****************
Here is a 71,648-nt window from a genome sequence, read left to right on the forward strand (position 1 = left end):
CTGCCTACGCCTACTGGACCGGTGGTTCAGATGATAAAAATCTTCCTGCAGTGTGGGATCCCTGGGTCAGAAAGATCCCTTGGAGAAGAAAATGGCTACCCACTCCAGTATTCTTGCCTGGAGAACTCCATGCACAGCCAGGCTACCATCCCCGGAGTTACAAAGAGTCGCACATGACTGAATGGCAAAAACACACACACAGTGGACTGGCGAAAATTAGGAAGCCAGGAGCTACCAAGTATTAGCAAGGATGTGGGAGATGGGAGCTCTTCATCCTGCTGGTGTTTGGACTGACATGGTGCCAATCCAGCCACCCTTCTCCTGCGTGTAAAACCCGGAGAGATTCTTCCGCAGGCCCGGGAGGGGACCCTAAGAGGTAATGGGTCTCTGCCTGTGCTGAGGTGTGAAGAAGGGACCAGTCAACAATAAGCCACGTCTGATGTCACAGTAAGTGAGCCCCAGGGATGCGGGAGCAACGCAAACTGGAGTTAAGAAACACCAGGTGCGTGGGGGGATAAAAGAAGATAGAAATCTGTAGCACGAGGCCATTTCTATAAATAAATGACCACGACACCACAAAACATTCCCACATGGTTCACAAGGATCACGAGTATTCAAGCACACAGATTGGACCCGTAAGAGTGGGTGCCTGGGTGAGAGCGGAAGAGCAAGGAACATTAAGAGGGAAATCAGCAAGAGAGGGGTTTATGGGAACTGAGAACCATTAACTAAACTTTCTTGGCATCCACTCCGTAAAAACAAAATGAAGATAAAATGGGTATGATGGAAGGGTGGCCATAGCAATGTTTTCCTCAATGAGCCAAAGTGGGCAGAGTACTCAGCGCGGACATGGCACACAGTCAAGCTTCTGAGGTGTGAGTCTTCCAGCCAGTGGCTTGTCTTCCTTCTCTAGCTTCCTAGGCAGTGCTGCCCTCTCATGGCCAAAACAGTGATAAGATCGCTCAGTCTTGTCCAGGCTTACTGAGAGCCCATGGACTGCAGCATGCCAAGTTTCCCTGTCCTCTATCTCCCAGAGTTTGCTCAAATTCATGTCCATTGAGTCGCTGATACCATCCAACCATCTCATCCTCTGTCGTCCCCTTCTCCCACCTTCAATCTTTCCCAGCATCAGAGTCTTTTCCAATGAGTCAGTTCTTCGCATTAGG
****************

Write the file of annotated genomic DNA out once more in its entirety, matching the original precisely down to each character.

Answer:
Here is a 71,648-nt window from a genome sequence, read left to right on the forward strand (position 1 = left end):
CTGCCTACGCCTACTGGACCGGTGGTTCAGATGATAAAAATCTTCCTGCAGTGTGGGATCCCTGGGTCAGAAAGATCCCTTGGAGAAGAAAATGGCTACCCACTCCAGTATTCTTGCCTGGAGAACTCCATGCACAGCCAGGCTACCATCCCCGGAGTTACAAAGAGTCGCACATGACTGAATGGCAAAAACACACACACAGTGGACTGGCGAAAATTAGGAAGCCAGGAGCTACCAAGTATTAGCAAGGATGTGGGAGATGGGAGCTCTTCATCCTGCTGGTGTTTGGACTGACATGGTGCCAATCCAGCCACCCTTCTCCTGCGTGTAAAACCCGGAGAGATTCTTCCGCAGGCCCGGGAGGGGACCCTAAGAGGTAATGGGTCTCTGCCTGTGCTGAGGTGTGAAGAAGGGACCAGTCAACAATAAGCCACGTCTGATGTCACAGTAAGTGAGCCCCAGGGATGCGGGAGCAACGCAAACTGGAGTTAAGAAACACCAGGTGCGTGGGGGGATAAAAGAAGATAGAAATCTGTAGCACGAGGCCATTTCTATAAATAAATGACCACGACACCACAAAACATTCCCACATGGTTCACAAGGATCACGAGTATTCAAGCACACAGATTGGACCCGTAAGAGTGGGTGCCTGGGTGAGAGCGGAAGAGCAAGGAACATTAAGAGGGAAATCAGCAAGAGAGGGGTTTATGGGAACTGAGAACCATTAACTAAACTTTCTTGGCATCCACTCCGTAAAAACAAAATGAAGATAAAATGGGTATGATGGAAGGGTGGCCATAGCAATGTTTTCCTCAATGAGCCAAAGTGGGCAGAGTACTCAGCGCGGACATGGCACACAGTCAAGCTTCTGAGGTGTGAGTCTTCCAGCCAGTGGCTTGTCTTCCTTCTCTAGCTTCCTAGGCAGTGCTGCCCTCTCATGGCCAAAACAGTGATAAGATCGCTCAGTCTTGTCCAGGCTTACTGAGAGCCCATGGACTGCAGCATGCCAAGTTTCCCTGTCCTCTATCTCCCAGAGTTTGCTCAAATTCATGTCCATTGAGTCGCTGATACCATCCAACCATCTCATCCTCTGTCGTCCCCTTCTCCCACCTTCAATCTTTCCCAGCATCAGAGTCTTTTCCAATGAGTCAGTTCTTCGCATTAGG